Meanwhile, publishers are marketing the same IP in a multitude of packages. They make deals with companies like AcademicPub, Udini, DeepDyve, and SIPX; they seek translation rights income; they attempt to sell advertising; they sell coursepacks; they license databases for data-mining; and they aggregate articles into new journals organized by semantic category. The person who comes up with a new way to exploit IP in a publishing house is highly regarded. That person may rise to the level of Publisher or even CEO.

I was first introduced to this model metaphorically when I saw a billboard for a pork products company. There was a picture of a pink pig and the tag line: We sell everything but the squeal. Exactly.

Since research publishing is a media business, we should not be surprised to see this same principle at work in other media. Hollywood, which makes the biggest media investments of all, is the master of this game. Movies are made for first-run theaters, for international release, for cable TV. They are packaged and sold as DVDs, licensed to Netflix and HBO, and appear on network TV, where they are supported by consumer advertising. They spawn sequels and special collectors’ editions. Sometimes movies engender a “novelization” and movies for kids are famous for the merchandise they spawn. On some level, the folks at John Wiley and Springer are playing the same game as George Lucas.

So if you have a business with 10 income streams and one of them gets cut off, what do you do? You try to squeeze more revenue out of the other nine. If the 10 streams drop to five, you squeeze harder. It is the multiplicity of income streams that keeps prices down for any one manifestation of the underlying property. When in retreat, we husband our resources more carefully. We saw this play out just a few years ago during the world financial collapse. At that time a number of STM publishers that had previously made their publications available at no cost in developing economies changed their policies and began to charge for journals in countries such as India. Part of the reason for this was that they were attempting to offset the declines they were experiencing in troubled US and Western European markets.

What the OSTP regulations do (when they apply) is undermine some of those additional revenue streams, putting a greater burden on those that remain. The OSTP is not alone in this; the retrograde policy of OA after an embargo period is common now, and it is slowly and inexorably increasing the cost of materials to libraries. Why do OA activists hate libraries so much? I just don’t get it. (I wrote about the same problem as applied to books a couple years ago.) The OSTP will help to accelerate the migration from print to digital, resulting in sharp drops in advertising revenue; the policy cuts away at those publishers that sell individual articles; it essentially eliminates the sale of publishers’ backfiles; and it will shut down revenue from coursepacks. I wonder what it will do to the very large income streams from corporate accounts. Do corporate customers have the same need as an academic researcher to look at material within six or 12 months of publication? It will be interesting as well to learn of the OSTP’s policy on long-term preservation, now that no one has an economic incentive to keep materials in a safe and discoverable manner beyond the first year. Should libraries start ordering print editions once again to ensure preservation? Should they began a capital campaign to build new storage facilities?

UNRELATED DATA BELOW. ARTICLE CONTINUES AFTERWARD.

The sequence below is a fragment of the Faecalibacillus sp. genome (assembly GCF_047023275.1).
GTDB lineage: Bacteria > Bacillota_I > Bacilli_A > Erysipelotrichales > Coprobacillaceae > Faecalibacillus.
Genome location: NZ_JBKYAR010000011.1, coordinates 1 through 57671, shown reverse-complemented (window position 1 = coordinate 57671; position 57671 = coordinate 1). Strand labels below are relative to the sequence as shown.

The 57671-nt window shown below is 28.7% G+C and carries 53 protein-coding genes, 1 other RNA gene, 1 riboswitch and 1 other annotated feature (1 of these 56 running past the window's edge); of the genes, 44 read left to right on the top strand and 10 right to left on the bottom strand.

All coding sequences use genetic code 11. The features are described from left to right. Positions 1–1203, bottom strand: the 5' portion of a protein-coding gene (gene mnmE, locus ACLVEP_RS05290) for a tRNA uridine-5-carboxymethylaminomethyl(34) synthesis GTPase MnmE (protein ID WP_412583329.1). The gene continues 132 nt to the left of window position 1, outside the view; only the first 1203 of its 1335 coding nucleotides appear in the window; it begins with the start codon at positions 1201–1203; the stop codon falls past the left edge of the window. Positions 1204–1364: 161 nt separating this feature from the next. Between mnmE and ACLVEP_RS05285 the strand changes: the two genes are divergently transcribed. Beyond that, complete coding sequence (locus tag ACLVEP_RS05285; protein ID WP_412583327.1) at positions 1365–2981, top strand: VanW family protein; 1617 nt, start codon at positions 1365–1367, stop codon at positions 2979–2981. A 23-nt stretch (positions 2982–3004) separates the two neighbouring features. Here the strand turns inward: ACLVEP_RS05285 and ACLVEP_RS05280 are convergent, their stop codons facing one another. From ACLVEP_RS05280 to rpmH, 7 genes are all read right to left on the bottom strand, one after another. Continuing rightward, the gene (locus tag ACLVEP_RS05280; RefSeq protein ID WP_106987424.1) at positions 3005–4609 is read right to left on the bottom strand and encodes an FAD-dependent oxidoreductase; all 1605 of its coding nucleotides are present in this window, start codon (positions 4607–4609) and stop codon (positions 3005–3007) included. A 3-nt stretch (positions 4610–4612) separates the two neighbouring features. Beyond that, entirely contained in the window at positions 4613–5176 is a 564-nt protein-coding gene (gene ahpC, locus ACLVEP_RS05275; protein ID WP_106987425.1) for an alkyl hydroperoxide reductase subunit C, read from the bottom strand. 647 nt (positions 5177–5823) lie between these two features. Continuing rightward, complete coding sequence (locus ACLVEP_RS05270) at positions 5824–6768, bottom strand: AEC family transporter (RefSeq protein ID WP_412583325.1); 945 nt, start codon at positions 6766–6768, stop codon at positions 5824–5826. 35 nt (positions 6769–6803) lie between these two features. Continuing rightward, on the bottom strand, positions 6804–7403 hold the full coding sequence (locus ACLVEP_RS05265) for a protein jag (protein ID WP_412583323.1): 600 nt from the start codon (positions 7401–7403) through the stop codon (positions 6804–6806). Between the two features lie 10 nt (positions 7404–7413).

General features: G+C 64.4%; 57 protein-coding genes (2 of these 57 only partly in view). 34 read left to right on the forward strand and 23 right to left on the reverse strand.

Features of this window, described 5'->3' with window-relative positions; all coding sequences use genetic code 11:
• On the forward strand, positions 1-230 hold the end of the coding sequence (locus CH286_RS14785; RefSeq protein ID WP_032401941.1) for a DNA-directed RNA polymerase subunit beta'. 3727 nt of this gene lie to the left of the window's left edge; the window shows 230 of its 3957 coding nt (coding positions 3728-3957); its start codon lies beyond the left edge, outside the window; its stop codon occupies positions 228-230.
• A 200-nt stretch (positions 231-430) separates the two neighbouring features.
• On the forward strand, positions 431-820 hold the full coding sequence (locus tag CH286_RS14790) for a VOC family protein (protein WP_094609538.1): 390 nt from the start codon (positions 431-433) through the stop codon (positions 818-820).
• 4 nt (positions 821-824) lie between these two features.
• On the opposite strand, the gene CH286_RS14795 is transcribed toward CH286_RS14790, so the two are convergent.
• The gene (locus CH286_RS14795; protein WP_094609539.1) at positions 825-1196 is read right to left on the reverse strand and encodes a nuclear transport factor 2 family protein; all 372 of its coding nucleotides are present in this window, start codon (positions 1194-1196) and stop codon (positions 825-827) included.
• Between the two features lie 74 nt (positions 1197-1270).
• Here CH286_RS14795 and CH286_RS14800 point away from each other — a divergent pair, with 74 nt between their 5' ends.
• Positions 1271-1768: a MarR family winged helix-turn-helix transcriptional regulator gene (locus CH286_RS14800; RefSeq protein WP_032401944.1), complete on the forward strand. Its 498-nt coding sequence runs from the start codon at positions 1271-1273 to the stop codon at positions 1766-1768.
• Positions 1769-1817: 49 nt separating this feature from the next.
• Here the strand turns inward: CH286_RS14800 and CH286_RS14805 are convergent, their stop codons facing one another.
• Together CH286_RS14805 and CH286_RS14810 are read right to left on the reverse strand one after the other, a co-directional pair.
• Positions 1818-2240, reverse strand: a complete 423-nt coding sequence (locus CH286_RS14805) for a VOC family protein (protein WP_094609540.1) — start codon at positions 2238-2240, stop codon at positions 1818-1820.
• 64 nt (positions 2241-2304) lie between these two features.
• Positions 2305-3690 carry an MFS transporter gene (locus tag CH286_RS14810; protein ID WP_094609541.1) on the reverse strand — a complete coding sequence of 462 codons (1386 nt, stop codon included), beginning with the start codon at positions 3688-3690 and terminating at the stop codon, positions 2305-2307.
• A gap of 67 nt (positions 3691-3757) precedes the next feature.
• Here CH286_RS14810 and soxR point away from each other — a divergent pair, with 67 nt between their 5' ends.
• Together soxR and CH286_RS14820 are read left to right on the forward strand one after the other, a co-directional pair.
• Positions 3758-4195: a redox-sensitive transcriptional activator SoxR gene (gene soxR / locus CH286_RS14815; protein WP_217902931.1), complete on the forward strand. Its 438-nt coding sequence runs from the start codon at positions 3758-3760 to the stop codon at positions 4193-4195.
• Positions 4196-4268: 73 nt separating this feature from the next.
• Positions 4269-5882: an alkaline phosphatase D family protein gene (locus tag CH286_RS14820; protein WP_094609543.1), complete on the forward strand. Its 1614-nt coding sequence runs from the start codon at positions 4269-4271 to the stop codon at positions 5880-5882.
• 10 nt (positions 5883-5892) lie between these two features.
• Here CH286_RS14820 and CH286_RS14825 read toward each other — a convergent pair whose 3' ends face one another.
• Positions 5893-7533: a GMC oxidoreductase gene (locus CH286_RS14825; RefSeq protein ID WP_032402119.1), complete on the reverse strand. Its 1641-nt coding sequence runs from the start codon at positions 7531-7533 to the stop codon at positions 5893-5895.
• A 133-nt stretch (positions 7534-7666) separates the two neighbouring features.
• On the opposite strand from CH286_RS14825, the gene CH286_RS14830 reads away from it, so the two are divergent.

The cancellation of subscriptions takes place at the margin — another Commandment to keep in mind. The most-used works do not get cancelled, but the more specialized publications do. As a library budget tightens (from cuts mandated by the administration, from price increases from suppliers, from the cost of completely new materials being offered for sale), something has to give, and what gives is a) the least important, and b) what can be found elsewhere. After the embargo period, more and more material can be found elsewhere.

None of this would be a problem if we continued to fund libraries richly, but those days are over. What is bizarre is that we keep coming up with new pressures on library budgets. This plays right into the hands of the largest publishers, as they are the best equipped to keep their programs with libraries in place — that is, the bigger entities continue to get bigger still, a principle known as the Law of Increasing Returns.

The implications of the OSTP’s outlook (assuming it applies to any particular case) are not apocalyptic. The current practices of peer review and dissemination will continue, though at a growing cost. Prices to libraries will nudge upward, but no one will attribute this to the OSTP. Smaller publishers will increasingly be marginalized, and the scientific societies that sponsor some of these publications will be challenged. To say that the OSTP is a cause of higher prices and more limited publications is not to say that it is a dramatic cause. It will be a cause slow to reveal itself.